Semi-Truck Safety: Blind Spots
Semi-Truck Blind Spots
It has happened to all of us at least once in our days of driving on the highways and bi-ways of America. You are cruising along when out of nowhere comes a massive semi-truck. An 18-wheeler that forces you into another lane or off the roadway altogether. Semi-truck drivers having safety problems with their blind spots is a common occurrence and is scary for even the most experienced drivers. To put it simply, these semi-trucks have bigger blind spots, so you can see why there are so many accidents involving these giants of the road.
Semi-Trucks: The Facts
Semi-trucks bring an extra level of danger to the roads and the other drivers surrounding them. These semi-trucks have blind spots in front, on both sides and behind the large rig or cab. Keep in mind that these blind spots do not allow the driver to see you and you will often experience a driver moving into your lane or forcing you off the road.
It is important for you to remember to stay out of the “no-zones” when driving next to a semi-truck on any road or highway. Staying out of these “No-zones” or “danger zones” will drastically reduce your odds of an accident with a large semi-truck.
Semi Trucks and Blind Spots: What Are “No-Zones?”
- Areas along the rear of the truck. If a rig or tractor is located directly behind the trailer, it may completely block or partially obstruct the back view in the rear no-zone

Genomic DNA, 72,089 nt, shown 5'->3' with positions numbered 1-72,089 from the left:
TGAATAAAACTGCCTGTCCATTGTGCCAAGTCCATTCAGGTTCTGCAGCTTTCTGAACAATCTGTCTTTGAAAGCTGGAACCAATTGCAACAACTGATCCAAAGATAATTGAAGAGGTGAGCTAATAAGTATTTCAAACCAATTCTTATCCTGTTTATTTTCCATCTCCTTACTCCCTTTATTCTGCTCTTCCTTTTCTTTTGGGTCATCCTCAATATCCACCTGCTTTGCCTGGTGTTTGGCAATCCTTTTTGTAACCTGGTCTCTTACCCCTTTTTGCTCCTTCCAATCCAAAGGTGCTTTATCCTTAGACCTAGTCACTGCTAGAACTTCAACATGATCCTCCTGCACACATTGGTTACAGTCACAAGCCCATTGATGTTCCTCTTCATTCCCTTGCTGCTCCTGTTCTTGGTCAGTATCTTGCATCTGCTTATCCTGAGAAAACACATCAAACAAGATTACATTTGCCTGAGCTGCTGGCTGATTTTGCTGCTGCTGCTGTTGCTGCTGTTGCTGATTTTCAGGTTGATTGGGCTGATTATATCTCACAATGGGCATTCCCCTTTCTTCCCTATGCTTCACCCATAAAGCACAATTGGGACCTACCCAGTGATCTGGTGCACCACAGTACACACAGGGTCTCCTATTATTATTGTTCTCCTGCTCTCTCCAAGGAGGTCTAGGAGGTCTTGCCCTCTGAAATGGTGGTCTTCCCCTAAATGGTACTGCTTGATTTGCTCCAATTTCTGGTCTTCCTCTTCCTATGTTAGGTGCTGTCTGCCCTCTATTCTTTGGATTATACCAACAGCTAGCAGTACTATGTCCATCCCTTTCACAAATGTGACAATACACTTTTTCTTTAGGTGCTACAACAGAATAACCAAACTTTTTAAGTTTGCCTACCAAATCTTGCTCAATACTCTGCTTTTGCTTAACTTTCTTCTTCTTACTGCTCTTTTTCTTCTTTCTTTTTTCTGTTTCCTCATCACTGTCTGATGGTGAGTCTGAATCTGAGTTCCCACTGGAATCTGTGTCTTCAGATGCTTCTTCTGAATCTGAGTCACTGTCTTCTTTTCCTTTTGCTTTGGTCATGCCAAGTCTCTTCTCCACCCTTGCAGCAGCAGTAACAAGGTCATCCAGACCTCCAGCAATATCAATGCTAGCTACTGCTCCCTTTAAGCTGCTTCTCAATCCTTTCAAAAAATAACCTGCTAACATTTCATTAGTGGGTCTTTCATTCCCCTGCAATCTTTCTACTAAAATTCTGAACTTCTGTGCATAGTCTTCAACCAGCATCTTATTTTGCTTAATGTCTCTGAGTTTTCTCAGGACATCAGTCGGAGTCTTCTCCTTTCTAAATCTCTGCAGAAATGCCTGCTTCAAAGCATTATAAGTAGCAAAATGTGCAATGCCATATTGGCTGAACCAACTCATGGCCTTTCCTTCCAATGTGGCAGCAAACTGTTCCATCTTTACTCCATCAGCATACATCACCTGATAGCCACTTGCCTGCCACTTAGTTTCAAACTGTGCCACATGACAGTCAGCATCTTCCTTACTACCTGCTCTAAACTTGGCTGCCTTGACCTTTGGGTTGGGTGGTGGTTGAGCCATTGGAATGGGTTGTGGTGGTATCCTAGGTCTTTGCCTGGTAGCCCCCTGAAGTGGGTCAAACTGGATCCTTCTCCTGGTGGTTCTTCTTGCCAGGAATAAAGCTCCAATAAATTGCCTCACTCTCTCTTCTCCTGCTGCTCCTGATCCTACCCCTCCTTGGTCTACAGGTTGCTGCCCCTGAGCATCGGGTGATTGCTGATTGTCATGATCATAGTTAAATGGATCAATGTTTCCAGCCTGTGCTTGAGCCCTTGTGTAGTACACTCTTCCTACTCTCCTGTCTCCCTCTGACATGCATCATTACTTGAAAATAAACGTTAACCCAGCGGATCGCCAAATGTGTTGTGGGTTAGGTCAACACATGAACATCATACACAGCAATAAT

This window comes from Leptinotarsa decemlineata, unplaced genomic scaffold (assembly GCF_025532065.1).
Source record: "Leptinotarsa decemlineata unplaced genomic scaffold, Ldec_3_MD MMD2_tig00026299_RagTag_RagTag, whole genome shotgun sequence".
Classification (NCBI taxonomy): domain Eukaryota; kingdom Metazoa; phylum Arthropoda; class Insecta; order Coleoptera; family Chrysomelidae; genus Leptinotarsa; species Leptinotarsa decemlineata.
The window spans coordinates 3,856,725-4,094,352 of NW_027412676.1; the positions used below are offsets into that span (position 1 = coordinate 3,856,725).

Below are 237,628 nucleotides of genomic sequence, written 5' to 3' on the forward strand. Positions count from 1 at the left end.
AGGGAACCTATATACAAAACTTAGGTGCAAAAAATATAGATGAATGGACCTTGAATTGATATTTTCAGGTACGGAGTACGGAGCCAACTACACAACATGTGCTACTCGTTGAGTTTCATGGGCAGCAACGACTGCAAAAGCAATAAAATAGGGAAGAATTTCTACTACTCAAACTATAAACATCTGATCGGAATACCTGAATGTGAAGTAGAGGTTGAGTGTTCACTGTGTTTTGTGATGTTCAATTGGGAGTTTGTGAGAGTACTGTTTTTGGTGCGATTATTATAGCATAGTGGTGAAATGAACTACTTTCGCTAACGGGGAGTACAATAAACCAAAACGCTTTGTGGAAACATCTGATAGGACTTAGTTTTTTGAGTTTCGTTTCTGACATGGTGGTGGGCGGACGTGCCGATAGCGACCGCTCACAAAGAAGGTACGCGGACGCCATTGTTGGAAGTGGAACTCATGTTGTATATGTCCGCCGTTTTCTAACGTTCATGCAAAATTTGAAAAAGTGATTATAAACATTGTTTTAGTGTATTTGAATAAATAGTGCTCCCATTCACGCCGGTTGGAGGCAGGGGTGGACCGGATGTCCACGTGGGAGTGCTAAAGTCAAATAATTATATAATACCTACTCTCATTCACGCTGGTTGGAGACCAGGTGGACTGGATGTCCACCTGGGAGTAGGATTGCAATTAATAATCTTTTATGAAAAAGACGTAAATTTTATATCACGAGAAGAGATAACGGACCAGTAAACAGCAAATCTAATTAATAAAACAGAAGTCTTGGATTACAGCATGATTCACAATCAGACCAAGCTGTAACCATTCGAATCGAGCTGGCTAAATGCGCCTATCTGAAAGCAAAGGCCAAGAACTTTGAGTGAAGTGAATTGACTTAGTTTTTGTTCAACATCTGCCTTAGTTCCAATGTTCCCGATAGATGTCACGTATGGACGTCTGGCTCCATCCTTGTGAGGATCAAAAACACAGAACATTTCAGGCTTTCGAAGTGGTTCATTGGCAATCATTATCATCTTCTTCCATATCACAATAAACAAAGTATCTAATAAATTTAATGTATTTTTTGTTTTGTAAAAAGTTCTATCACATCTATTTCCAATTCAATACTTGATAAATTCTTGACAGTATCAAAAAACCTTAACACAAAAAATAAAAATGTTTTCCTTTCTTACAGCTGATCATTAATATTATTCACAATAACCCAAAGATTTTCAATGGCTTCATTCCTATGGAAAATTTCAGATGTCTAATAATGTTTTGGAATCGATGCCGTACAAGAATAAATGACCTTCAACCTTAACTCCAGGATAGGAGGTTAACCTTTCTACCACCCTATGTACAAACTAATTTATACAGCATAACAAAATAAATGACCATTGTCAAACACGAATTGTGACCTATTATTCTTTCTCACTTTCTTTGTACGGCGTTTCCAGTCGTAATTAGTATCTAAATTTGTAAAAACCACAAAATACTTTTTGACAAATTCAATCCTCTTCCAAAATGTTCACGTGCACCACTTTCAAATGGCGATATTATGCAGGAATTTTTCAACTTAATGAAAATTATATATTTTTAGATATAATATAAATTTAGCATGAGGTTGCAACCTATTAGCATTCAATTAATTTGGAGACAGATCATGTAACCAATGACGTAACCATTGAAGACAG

- Areas along the sides of the truck; these side no-zones extend the full length of the tractor, including the trailer
- Areas in front of the truck; due to the height of commercial vehicles, it can be difficult or impossible to see cars immediately in front of the truck, particularly if the cars are too close to the hood of the truck or if the cars are small
According to the FMCSA the most dangerous “no-zone” is the zone along the right side of the truck, since commercial vehicles often make wide right-hand turns. Remember, a truck accident that occurs due to a blind spot can happen anytime a driver makes his/her way into one of these difficult-to-see areas.
Failing to acknowledge the dangers of blind spots and neglecting to take the proper steps to minimize the potential of these hazards can be considered negligence, and the truck driver may be held accountable for any accident that occurs. Trucking companies may also be found liable for the irresponsibility of their employees, depending on the contract that the company has in place with the driver.
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